The Legal Herald Logo
Legal Analysis By Attorneys
Breaking Legal News

Eureka, Missouri - Man Charged with DWI After Allegedly Crashing Van into Poor Richards Restaurant, Injuring 3

Poor Richard's Restaurant
Published: March 29, 2019
By: Darla Medina
Last Updated on February 11, 2021

3 Injured When Van Backs Into Front Wall, Bar of Poor Richard's Restaurant

Three people suffered injuries on Wednesday night when a van backed into Poor Richard's Restaurant, located on the 100 block of Hilltop Village Center.

At around 9:30 p.m. on Wednesday, a customer who had just picked up a take-out order at Poor Richard's backed their fan through the front of the restaurant as they were leaving. Part of the front wall and a bar were damaged in the crash.

The van driver fled the scene but Eureka police tracked him down a short time later. On Thursday, officers charged the driver - 26-year-old Christopher Joseph Zotta - with DWI and leaving the scene of an accident. His bond was set at $25,000.

Police said that three people were seriously injured and hospitalized. According to fire officials, there is no structural damage and the building will not be condemned.

Reed Martens Personal Injury Lawyer In Missouri And Kansas(1)
Hi, I’m attorney Reed Martens. I’m a lawyer in Missouri and Kansas, and if you or a loved one were injured in an accident, I’d be happy to discuss your legal options in a free consultation.
(888) 997-3792

Legal Recourse for People Injured by Drunk Drivers in Missouri

Attorney contributor Reed Martens represents people who have been injured by drunk drivers. Here is some information from Reed on the legal rights these people have in Missouri:

In Missouri and many other states, there are two possible forms of lawsuit available to people who have been injured by drunk drivers. The first is a personal injury lawsuit against the drunk driver. Additionally, people injured by drunk drivers in Missouri may file a dram shop lawsuit against an alcohol vendor, depending on certain conditions.

According to Missouri's dram shop law, alcohol vendors can be held liable for injuries caused by a customer if the customer was visibly intoxicated when the vendor served them, showing "significantly uncoordinated physical action or significant physical dysfunction."

In Missouri, only vendors that sell alcohol for consumption on the property can be held liable - meaning bars, nightclubs, and restaurants. Convenience stores and shops cannot be held liable in a dram shop claim.

If you or someone you love has been injured by a drunk driver in Missouri, you can learn more about your legal options by speaking to an experienced drunk driving injury victims lawyer.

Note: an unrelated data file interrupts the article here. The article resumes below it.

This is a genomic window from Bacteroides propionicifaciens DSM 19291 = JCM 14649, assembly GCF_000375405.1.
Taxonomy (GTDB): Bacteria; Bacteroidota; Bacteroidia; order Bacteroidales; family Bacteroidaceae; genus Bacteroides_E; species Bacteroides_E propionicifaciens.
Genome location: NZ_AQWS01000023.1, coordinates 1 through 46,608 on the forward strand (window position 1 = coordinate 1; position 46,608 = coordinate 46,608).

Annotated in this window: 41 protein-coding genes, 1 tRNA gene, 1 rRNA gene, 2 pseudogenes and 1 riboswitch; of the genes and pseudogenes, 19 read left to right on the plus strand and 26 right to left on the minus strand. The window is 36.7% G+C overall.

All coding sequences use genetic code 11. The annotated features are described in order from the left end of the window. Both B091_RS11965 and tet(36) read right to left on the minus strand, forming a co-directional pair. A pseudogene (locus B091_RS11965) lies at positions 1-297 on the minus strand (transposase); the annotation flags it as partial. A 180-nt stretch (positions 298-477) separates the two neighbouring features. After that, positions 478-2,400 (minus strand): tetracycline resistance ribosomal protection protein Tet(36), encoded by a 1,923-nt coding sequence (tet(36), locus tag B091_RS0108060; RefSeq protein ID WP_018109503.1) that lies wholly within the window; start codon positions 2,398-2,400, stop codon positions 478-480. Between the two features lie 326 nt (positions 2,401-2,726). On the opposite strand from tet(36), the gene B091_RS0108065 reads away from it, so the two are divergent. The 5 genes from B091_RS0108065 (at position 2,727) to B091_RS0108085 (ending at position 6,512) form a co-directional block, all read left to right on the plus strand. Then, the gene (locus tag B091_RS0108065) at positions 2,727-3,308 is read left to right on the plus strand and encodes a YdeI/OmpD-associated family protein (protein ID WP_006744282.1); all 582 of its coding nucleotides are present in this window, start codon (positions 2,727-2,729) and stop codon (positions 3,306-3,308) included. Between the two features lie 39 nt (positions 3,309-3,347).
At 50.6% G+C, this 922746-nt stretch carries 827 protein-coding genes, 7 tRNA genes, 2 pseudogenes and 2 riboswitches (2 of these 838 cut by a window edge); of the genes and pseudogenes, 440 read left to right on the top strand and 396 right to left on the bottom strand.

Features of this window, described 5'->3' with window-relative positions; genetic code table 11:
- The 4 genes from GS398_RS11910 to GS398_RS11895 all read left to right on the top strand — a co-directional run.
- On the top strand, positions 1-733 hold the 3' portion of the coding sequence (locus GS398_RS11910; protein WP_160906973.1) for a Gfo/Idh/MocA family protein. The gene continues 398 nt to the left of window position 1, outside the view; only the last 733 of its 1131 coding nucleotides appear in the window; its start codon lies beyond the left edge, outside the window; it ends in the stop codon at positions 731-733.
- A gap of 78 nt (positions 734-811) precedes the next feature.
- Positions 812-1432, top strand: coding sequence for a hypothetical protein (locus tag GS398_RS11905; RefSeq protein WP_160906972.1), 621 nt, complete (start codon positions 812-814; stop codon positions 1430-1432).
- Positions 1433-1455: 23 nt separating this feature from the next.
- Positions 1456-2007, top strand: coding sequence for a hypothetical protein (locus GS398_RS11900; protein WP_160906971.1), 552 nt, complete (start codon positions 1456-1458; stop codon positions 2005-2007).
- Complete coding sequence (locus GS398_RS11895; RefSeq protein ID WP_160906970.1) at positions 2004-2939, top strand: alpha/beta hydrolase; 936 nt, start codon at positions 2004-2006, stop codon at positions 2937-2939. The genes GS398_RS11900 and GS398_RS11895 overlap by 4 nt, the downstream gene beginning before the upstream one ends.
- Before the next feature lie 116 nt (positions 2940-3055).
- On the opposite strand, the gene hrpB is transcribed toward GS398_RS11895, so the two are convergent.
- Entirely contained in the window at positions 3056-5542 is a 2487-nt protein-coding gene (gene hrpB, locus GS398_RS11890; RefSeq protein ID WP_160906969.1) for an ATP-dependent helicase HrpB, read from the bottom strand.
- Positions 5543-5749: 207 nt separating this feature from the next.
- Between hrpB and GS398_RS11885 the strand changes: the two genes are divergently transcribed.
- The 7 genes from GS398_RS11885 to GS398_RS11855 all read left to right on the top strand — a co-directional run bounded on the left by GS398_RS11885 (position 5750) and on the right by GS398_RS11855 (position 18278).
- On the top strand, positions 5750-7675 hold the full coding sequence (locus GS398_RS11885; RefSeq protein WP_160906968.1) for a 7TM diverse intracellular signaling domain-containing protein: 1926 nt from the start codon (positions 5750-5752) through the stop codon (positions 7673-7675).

Got A Tip Or Questions 
About A Story?
Call Us!
The Legal Herald
About the Author
Darla Medina
About Darla Medina
Editor: Darla is a content writer with a focus on the legal field. She covers cases of sexual abuse, drunk driving, and preventable violent crime for the Legal Herald. Contact Darla: This article was fact checked prior to publishing by this author to ensure compliance with our rigorous editorial standards. We will only use authoritative sources. Our values compel us to provide only trustworthy information. If you find an error, please contact us.
Read some recent posts
Find A Local Lawyer

  • Details
  • Incident
Want To Contribute Breaking News? 
Contact Us Today
Legal Herald
10355 Kensington Shore Dr. #102
Orlando, FL 32827
Call: (888) 997-3792
© 2020 The Legal Herald, a division of Eagle Peak Marketing, LLC. All rights reserved.

We would like our readers to know that the information in this story may be sourced from secondary sources and may therefore contain inaccuracies. We will correct them if and when they are brought to our attention or we discover them through our editing process. If you have any concerns about this post, please contact us immediately and we will rectify issues. DISCLAIMER: The material contained in this post is for general informational purposes. It is not intended to constitute or express legal or medical advice. Any laws referenced herein are substantially based on general legal principles and may not be applicable to your particular situation. Laws can often be different from one jurisdiction to the next. The Legal Herald is not a law firm. Law firms and lawyers from around the country may apply to become a sponsor or contributor to The Legal Herald.
SitemapMedia RoomDisclaimer / Terms Of Service & Privacy Policy